Skip to main content

Born to run (my mouth)

There's been so much buzz on this book that I finally had to read it, or rather, listen to it on audiobook while running.

"Born to Run" is a new publication that documents the running history of the Taramuhara Indians, their spiteful race with ultra goddess Ann Trason, the advocacy of barefoot running, Barefoot Ted as part of that advocacy, and diet magic that can make you run hundreds of miles with a smile on your face.

Author Christopher McDougall does an excellent job of combining an epic assortment of running related topics. The story of the Taramuhara running in the Leadville 100 mile ultrarun was well known within the ultra community when it happened several years ago; but McDougall frames the information in a way that brings the tale to the masses.

If you'd like to glance into the peephole of an ultrarunner's mind, give this book a listen or read. Strange things happen when one stays on the trail for 50 miles or more and McDougall brings forward an agenda that begs for further debate:

1) As a Bluestreak member of the Brooks Sports athletic promotions team, I'm not going to advocate barefoot running. Sorry, just ain't going to do it. I'm quite happy having my feet well wrapped and protected by Brooks footwear. McDougall writes of footstrike and impact, but what about the uppers and toebox? Ever jam your toes into a rock or root? Maybe I'm a clumsy old fart but no thanks, I'll keep my toes shielded when on the trail, thank you.

2) The mystical side of running long distance is to be respected, but it doesn't have to overpower the essence of endurance sport. I understand the relationship between the Taramuhara and a copacetic existence. But sometimes I run angry and have a really good time of it. I'm running the Salem Lake 50K in frigid temps in Winston-Salem, NC tomorrow morning. I may pause on occasion to thank the Lord for all my blessings (there are many) but for another portion of time I'll be listening to Gene Simmons' new autobiography on his life with the band Kiss entitled "Sex Money Kiss." Should be a good listen but not totally mystical in nature.

I may rant more in future installments, but don't take my word for it. Read the book and send me your comments...I'm interested.


Popular posts from this blog

Scott Jurek ate vegan, won ultras...then got divorced

(Disclaimer:  I am a Brooks-supported athlete; as part of that relationship, I was provided a complimentary copy of "Eat & Run")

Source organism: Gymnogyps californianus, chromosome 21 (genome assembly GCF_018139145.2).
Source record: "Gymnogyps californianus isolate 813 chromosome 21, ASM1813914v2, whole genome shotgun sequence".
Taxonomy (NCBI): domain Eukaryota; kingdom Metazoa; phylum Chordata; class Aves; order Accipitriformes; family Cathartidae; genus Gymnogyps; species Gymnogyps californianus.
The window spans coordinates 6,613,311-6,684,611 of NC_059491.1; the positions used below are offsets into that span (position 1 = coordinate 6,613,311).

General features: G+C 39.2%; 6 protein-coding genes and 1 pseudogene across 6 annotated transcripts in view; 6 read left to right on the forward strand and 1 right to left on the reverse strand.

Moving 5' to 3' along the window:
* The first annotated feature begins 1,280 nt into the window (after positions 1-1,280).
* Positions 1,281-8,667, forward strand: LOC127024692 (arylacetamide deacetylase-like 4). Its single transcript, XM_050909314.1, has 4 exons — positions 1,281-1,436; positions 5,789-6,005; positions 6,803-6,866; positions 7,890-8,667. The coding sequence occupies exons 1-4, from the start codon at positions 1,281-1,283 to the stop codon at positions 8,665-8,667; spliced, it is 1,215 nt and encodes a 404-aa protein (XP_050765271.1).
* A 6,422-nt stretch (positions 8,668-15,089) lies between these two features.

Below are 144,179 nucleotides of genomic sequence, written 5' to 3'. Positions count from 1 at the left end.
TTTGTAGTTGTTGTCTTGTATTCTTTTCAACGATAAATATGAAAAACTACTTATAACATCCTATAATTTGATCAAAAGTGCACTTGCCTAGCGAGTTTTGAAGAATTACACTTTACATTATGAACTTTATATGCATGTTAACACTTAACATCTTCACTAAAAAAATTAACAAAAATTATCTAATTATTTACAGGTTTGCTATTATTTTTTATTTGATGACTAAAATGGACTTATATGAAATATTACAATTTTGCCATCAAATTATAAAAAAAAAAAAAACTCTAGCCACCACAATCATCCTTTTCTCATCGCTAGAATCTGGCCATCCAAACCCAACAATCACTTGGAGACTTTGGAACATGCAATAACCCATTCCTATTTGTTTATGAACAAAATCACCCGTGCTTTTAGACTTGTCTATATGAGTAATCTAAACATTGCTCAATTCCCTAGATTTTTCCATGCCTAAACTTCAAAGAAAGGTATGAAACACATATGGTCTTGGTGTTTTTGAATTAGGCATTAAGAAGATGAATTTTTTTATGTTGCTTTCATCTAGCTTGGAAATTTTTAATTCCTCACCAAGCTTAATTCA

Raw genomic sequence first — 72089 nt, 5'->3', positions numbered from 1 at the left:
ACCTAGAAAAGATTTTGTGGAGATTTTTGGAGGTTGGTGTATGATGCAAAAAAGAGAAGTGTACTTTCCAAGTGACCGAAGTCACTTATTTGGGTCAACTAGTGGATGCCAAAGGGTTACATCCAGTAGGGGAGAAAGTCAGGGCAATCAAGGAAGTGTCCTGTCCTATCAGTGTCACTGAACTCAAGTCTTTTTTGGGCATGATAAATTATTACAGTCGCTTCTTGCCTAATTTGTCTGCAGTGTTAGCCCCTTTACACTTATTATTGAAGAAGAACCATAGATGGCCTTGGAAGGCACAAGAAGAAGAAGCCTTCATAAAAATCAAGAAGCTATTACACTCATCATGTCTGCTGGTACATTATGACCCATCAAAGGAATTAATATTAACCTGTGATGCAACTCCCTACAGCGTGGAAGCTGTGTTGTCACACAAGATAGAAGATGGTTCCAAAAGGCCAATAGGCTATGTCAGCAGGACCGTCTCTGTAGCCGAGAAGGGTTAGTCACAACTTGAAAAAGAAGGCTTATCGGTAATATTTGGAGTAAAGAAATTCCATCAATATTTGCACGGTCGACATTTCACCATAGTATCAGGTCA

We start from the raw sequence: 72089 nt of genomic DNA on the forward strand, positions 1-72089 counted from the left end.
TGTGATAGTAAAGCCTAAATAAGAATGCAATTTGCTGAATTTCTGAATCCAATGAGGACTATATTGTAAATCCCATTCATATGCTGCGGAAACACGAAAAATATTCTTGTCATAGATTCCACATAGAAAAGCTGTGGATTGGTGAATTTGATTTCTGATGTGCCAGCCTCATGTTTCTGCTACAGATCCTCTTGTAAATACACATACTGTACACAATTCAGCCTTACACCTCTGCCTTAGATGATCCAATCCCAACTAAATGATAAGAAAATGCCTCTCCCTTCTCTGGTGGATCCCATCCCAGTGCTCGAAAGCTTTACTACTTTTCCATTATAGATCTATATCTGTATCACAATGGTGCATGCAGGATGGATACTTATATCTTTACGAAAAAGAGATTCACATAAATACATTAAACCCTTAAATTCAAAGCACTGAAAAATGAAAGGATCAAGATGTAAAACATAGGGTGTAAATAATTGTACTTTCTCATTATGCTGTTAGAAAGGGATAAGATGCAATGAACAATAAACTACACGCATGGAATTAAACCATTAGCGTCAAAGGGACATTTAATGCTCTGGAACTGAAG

I was recently on a few flights making my way home to Wisconsin and en route was able to plow through Scott Jurek's new book "Eat & Run: My Unlikely Journey to Ultramarathon Greatness."

It's a fast, enjoyable read. I've been around the ultra scene for a long time and have known some of the greats, i.e. ultra champ Eric Clifton. So it's always interesting to see how the world looks from another icon's point of view.

My thoughts in no particular order:

1) I've been vegetarian/borderline vegan for 12 years and have always been concerned with protein intake.  Jurek advocates for the protein he naturally induces through his plant-based diet.  Maybe that is enough. Maybe it's not necessary to bang down 100+ grams of protein supplement every day. Good info and good advice.

2) I'm buying on big time to Scot…

Nothing to see here, folks

It's been a long time since I've been active on my blog. To be honest, I got tired of putting in the work, creating content, with so little feedback or response. Time to divert to other things...such as my new fiction book, coming out soon. Part horror story, part steamy romance. You'll definitely want a copy.

There's another reason I haven't been posting. My endurance spirit is broken.

Some medical issues, some sadness is loss of speed. I don't have much range left in my pulse rate and I have put on a blob of weight.

I "ran" my 10 mile loop this 2:18. Is that ugly, or what? An overall fatigue follows the run. I remember a few years ago, I'd bang it out in straight 9's for a 1:30 - and at that time had a long section of medium effort trail included, too.

It's the new normal. It's age appropriate. I'll be 59 in two weeks. Let's get real.

Rode my mountain bike Sunday after church. Don't know what I hit but I went…


You have to look closely (click and enlarge photo if needed), but when you do, check out the 5th metacarpal (bone furthest from thumb).

The diagonal break is symbolic of what happens when your mountain bike handlebars snap around 360 degrees, and those bars catch your hand against the bike frame during the rotation.

Well there you have it. I got up after my ride over the bars and knew something was wrong, but didn't want to admit it. Rode about three miles back to the car, then went a week with some ice and heat. Thought it was good, until I smacked the same bone on the bars during a road ride the following weekend.

Time to stop the charades and get to urgent care.

For the past three weeks, I have been in a formed splint that kept the pinkie and ring fingers immobilized in a hooked formation. Don't want those tendons to move across the bone. As the doc stated, it's a "forgiving" break, but nonetheless you don't want to give the bone any excuse to shift; that…